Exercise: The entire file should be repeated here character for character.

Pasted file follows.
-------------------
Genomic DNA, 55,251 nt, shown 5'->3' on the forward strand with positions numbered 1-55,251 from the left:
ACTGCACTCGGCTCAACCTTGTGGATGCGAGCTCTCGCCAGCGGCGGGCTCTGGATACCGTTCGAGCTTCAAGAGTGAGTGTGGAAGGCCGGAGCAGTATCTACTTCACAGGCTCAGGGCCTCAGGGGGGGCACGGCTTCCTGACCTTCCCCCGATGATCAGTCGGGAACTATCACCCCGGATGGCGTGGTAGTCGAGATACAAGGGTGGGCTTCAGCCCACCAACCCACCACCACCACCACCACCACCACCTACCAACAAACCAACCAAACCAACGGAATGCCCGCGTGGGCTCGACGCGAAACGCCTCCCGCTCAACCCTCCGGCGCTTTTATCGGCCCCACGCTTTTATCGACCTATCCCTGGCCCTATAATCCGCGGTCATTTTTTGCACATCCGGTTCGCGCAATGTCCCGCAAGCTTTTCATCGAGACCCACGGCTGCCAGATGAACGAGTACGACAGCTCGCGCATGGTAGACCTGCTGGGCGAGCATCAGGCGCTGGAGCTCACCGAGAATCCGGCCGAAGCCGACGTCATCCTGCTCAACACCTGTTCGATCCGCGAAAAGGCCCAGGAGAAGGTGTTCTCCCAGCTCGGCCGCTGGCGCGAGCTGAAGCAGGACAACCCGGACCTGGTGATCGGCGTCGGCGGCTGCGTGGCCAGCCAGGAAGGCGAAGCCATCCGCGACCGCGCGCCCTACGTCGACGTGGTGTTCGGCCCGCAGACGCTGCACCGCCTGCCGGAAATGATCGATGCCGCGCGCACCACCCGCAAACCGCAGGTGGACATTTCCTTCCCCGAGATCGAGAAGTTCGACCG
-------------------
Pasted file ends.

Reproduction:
Genomic DNA, 55,251 nt, shown 5'->3' on the forward strand with positions numbered 1-55,251 from the left:
ACTGCACTCGGCTCAACCTTGTGGATGCGAGCTCTCGCCAGCGGCGGGCTCTGGATACCGTTCGAGCTTCAAGAGTGAGTGTGGAAGGCCGGAGCAGTATCTACTTCACAGGCTCAGGGCCTCAGGGGGGGCACGGCTTCCTGACCTTCCCCCGATGATCAGTCGGGAACTATCACCCCGGATGGCGTGGTAGTCGAGATACAAGGGTGGGCTTCAGCCCACCAACCCACCACCACCACCACCACCACCACCTACCAACAAACCAACCAAACCAACGGAATGCCCGCGTGGGCTCGACGCGAAACGCCTCCCGCTCAACCCTCCGGCGCTTTTATCGGCCCCACGCTTTTATCGACCTATCCCTGGCCCTATAATCCGCGGTCATTTTTTGCACATCCGGTTCGCGCAATGTCCCGCAAGCTTTTCATCGAGACCCACGGCTGCCAGATGAACGAGTACGACAGCTCGCGCATGGTAGACCTGCTGGGCGAGCATCAGGCGCTGGAGCTCACCGAGAATCCGGCCGAAGCCGACGTCATCCTGCTCAACACCTGTTCGATCCGCGAAAAGGCCCAGGAGAAGGTGTTCTCCCAGCTCGGCCGCTGGCGCGAGCTGAAGCAGGACAACCCGGACCTGGTGATCGGCGTCGGCGGCTGCGTGGCCAGCCAGGAAGGCGAAGCCATCCGCGACCGCGCGCCCTACGTCGACGTGGTGTTCGGCCCGCAGACGCTGCACCGCCTGCCGGAAATGATCGATGCCGCGCGCACCACCCGCAAACCGCAGGTGGACATTTCCTTCCCCGAGATCGAGAAGTTCGACCG